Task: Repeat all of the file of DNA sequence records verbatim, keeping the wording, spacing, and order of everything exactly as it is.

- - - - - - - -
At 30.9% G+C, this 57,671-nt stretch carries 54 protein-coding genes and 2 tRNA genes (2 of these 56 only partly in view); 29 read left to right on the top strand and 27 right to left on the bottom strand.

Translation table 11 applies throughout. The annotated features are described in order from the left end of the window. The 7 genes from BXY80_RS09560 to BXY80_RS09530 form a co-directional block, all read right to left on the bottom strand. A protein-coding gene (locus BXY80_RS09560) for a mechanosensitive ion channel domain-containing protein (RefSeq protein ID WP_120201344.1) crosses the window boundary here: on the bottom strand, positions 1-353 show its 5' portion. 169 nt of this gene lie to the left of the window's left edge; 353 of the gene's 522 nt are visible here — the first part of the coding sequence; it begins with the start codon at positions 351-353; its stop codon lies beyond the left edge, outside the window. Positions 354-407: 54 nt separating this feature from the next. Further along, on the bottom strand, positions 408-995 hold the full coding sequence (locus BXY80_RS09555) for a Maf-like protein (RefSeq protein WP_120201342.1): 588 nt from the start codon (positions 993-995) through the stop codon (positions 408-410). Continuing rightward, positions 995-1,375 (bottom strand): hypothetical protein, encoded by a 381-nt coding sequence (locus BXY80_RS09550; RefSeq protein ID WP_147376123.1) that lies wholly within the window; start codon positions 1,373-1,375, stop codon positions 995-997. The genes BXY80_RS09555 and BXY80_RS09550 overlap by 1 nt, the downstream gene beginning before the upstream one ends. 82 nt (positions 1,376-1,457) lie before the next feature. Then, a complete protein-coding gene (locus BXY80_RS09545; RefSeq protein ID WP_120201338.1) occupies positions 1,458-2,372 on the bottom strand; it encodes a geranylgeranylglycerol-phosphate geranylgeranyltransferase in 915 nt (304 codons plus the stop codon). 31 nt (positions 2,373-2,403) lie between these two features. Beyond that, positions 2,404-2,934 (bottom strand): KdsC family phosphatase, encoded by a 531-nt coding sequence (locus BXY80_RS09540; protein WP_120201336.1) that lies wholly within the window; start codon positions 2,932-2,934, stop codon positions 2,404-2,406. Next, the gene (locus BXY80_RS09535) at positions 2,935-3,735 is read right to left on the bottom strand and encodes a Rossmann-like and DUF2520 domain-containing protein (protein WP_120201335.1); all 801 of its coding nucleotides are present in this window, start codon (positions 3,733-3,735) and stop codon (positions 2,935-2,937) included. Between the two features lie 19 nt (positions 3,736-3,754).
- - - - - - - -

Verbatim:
At 30.9% G+C, this 57,671-nt stretch carries 54 protein-coding genes and 2 tRNA genes (2 of these 56 only partly in view); 29 read left to right on the top strand and 27 right to left on the bottom strand.

Translation table 11 applies throughout. The annotated features are described in order from the left end of the window. The 7 genes from BXY80_RS09560 to BXY80_RS09530 form a co-directional block, all read right to left on the bottom strand. A protein-coding gene (locus BXY80_RS09560) for a mechanosensitive ion channel domain-containing protein (RefSeq protein ID WP_120201344.1) crosses the window boundary here: on the bottom strand, positions 1-353 show its 5' portion. 169 nt of this gene lie to the left of the window's left edge; 353 of the gene's 522 nt are visible here — the first part of the coding sequence; it begins with the start codon at positions 351-353; its stop codon lies beyond the left edge, outside the window. Positions 354-407: 54 nt separating this feature from the next. Further along, on the bottom strand, positions 408-995 hold the full coding sequence (locus BXY80_RS09555) for a Maf-like protein (RefSeq protein WP_120201342.1): 588 nt from the start codon (positions 993-995) through the stop codon (positions 408-410). Continuing rightward, positions 995-1,375 (bottom strand): hypothetical protein, encoded by a 381-nt coding sequence (locus BXY80_RS09550; RefSeq protein ID WP_147376123.1) that lies wholly within the window; start codon positions 1,373-1,375, stop codon positions 995-997. The genes BXY80_RS09555 and BXY80_RS09550 overlap by 1 nt, the downstream gene beginning before the upstream one ends. 82 nt (positions 1,376-1,457) lie before the next feature. Then, a complete protein-coding gene (locus BXY80_RS09545; RefSeq protein ID WP_120201338.1) occupies positions 1,458-2,372 on the bottom strand; it encodes a geranylgeranylglycerol-phosphate geranylgeranyltransferase in 915 nt (304 codons plus the stop codon). 31 nt (positions 2,373-2,403) lie between these two features. Beyond that, positions 2,404-2,934 (bottom strand): KdsC family phosphatase, encoded by a 531-nt coding sequence (locus BXY80_RS09540; protein WP_120201336.1) that lies wholly within the window; start codon positions 2,932-2,934, stop codon positions 2,404-2,406. Next, the gene (locus BXY80_RS09535) at positions 2,935-3,735 is read right to left on the bottom strand and encodes a Rossmann-like and DUF2520 domain-containing protein (protein WP_120201335.1); all 801 of its coding nucleotides are present in this window, start codon (positions 3,733-3,735) and stop codon (positions 2,935-2,937) included. Between the two features lie 19 nt (positions 3,736-3,754).